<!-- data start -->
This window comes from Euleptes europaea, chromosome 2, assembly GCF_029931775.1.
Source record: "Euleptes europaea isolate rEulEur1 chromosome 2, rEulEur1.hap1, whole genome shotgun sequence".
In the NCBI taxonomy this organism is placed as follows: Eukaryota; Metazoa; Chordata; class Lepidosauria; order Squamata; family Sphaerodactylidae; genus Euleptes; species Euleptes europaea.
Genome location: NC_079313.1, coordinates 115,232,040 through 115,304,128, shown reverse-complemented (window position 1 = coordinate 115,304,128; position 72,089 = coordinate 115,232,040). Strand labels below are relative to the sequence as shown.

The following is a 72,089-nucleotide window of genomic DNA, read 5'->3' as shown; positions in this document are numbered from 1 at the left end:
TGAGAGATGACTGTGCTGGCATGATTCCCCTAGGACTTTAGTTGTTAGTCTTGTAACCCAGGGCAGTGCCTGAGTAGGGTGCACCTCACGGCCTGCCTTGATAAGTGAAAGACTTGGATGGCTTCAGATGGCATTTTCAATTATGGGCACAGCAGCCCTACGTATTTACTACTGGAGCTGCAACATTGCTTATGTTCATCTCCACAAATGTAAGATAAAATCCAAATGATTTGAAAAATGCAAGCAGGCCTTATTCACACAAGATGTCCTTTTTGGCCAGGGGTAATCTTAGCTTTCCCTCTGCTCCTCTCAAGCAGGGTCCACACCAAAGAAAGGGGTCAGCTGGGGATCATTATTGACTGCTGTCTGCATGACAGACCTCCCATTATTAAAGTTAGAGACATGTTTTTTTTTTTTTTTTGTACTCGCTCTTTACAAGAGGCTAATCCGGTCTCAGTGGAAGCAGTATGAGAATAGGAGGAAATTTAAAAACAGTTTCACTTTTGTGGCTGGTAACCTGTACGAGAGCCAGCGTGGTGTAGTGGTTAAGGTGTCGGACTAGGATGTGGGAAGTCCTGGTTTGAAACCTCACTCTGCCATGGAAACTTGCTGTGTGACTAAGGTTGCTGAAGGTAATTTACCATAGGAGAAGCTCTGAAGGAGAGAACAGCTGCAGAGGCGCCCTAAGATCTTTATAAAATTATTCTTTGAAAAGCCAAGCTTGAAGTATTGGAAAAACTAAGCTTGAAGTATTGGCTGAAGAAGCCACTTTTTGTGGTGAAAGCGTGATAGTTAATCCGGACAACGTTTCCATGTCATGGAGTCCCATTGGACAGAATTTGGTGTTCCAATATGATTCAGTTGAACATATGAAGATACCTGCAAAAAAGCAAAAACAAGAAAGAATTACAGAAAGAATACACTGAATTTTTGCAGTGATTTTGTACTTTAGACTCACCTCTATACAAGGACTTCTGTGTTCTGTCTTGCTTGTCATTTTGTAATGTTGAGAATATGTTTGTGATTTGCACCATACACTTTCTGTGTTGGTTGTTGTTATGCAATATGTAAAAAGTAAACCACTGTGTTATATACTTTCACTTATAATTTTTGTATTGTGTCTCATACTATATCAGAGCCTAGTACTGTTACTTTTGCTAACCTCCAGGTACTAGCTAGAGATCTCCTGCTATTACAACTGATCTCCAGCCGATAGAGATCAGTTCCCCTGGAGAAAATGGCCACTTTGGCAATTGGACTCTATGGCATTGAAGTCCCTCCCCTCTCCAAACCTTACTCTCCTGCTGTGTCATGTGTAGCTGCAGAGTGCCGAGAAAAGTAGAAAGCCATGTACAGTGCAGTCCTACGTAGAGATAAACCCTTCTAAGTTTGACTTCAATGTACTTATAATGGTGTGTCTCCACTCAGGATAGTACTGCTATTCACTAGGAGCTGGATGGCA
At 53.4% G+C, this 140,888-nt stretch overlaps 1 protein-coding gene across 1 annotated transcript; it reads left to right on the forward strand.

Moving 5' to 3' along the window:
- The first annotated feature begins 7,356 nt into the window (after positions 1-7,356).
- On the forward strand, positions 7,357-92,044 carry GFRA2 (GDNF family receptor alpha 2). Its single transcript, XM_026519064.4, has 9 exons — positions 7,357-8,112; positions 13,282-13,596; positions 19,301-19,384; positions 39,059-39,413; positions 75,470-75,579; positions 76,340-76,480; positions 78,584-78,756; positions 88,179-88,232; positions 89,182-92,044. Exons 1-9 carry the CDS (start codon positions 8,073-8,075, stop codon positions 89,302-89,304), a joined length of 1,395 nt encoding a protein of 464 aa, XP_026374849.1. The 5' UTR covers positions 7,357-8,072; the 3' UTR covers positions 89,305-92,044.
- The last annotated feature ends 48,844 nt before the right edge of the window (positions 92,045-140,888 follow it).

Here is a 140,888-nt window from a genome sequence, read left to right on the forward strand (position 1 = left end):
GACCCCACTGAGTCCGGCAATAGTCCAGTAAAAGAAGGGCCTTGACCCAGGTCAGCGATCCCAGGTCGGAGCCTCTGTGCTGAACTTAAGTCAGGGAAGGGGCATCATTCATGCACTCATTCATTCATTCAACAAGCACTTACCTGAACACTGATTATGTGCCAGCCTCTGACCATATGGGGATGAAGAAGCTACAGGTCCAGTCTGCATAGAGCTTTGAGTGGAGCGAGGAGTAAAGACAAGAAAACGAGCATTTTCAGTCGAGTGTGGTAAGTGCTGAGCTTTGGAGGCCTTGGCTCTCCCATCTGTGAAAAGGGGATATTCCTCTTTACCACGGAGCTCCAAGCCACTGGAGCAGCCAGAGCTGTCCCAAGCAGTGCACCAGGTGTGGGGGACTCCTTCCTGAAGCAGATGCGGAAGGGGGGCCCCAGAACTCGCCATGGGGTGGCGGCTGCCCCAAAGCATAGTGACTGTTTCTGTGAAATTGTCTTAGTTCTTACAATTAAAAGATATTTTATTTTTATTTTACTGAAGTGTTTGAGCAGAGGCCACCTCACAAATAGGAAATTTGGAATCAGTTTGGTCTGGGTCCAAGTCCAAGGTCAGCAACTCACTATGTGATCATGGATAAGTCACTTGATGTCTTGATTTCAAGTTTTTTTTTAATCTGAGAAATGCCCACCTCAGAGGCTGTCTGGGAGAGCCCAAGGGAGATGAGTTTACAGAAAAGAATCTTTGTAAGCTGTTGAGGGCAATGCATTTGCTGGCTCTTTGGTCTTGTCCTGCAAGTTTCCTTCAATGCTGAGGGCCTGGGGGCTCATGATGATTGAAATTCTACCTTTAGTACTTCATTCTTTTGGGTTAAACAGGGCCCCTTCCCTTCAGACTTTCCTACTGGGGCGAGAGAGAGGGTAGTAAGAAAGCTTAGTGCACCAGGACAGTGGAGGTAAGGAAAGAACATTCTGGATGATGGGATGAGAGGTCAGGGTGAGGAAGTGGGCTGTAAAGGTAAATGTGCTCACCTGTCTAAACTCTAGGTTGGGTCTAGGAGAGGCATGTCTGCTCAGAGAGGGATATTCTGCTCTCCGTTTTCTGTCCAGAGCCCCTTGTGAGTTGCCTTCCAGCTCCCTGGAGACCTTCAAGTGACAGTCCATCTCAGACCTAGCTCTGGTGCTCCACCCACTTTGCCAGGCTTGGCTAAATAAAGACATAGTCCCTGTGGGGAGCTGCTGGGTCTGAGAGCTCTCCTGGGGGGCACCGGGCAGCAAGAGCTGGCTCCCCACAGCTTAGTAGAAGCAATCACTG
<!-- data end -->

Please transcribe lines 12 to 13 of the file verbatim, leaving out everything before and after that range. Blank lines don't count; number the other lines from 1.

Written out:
Here is a 140,888-nt window from a genome sequence, read left to right on the forward strand (position 1 = left end):
GACCCCACTGAGTCCGGCAATAGTCCAGTAAAAGAAGGGCCTTGACCCAGGTCAGCGATCCCAGGTCGGAGCCTCTGTGCTGAACTTAAGTCAGGGAAGGGGCATCATTCATGCACTCATTCATTCATTCAACAAGCACTTACCTGAACACTGATTATGTGCCAGCCTCTGACCATATGGGGATGAAGAAGCTACAGGTCCAGTCTGCATAGAGCTTTGAGTGGAGCGAGGAGTAAAGACAAGAAAACGAGCATTTTCAGTCGAGTGTGGTAAGTGCTGAGCTTTGGAGGCCTTGGCTCTCCCATCTGTGAAAAGGGGATATTCCTCTTTACCACGGAGCTCCAAGCCACTGGAGCAGCCAGAGCTGTCCCAAGCAGTGCACCAGGTGTGGGGGACTCCTTCCTGAAGCAGATGCGGAAGGGGGGCCCCAGAACTCGCCATGGGGTGGCGGCTGCCCCAAAGCATAGTGACTGTTTCTGTGAAATTGTCTTAGTTCTTACAATTAAAAGATATTTTATTTTTATTTTACTGAAGTGTTTGAGCAGAGGCCACCTCACAAATAGGAAATTTGGAATCAGTTTGGTCTGGGTCCAAGTCCAAGGTCAGCAACTCACTATGTGATCATGGATAAGTCACTTGATGTCTTGATTTCAAGTTTTTTTTTAATCTGAGAAATGCCCACCTCAGAGGCTGTCTGGGAGAGCCCAAGGGAGATGAGTTTACAGAAAAGAATCTTTGTAAGCTGTTGAGGGCAATGCATTTGCTGGCTCTTTGGTCTTGTCCTGCAAGTTTCCTTCAATGCTGAGGGCCTGGGGGCTCATGATGATTGAAATTCTACCTTTAGTACTTCATTCTTTTGGGTTAAACAGGGCCCCTTCCCTTCAGACTTTCCTACTGGGGCGAGAGAGAGGGTAGTAAGAAAGCTTAGTGCACCAGGACAGTGGAGGTAAGGAAAGAACATTCTGGATGATGGGATGAGAGGTCAGGGTGAGGAAGTGGGCTGTAAAGGTAAATGTGCTCACCTGTCTAAACTCTAGGTTGGGTCTAGGAGAGGCATGTCTGCTCAGAGAGGGATATTCTGCTCTCCGTTTTCTGTCCAGAGCCCCTTGTGAGTTGCCTTCCAGCTCCCTGGAGACCTTCAAGTGACAGTCCATCTCAGACCTAGCTCTGGTGCTCCACCCACTTTGCCAGGCTTGGCTAAATAAAGACATAGTCCCTGTGGGGAGCTGCTGGGTCTGAGAGCTCTCCTGGGGGGCACCGGGCAGCAAGAGCTGGCTCCCCACAGCTTAGTAGAAGCAATCACTG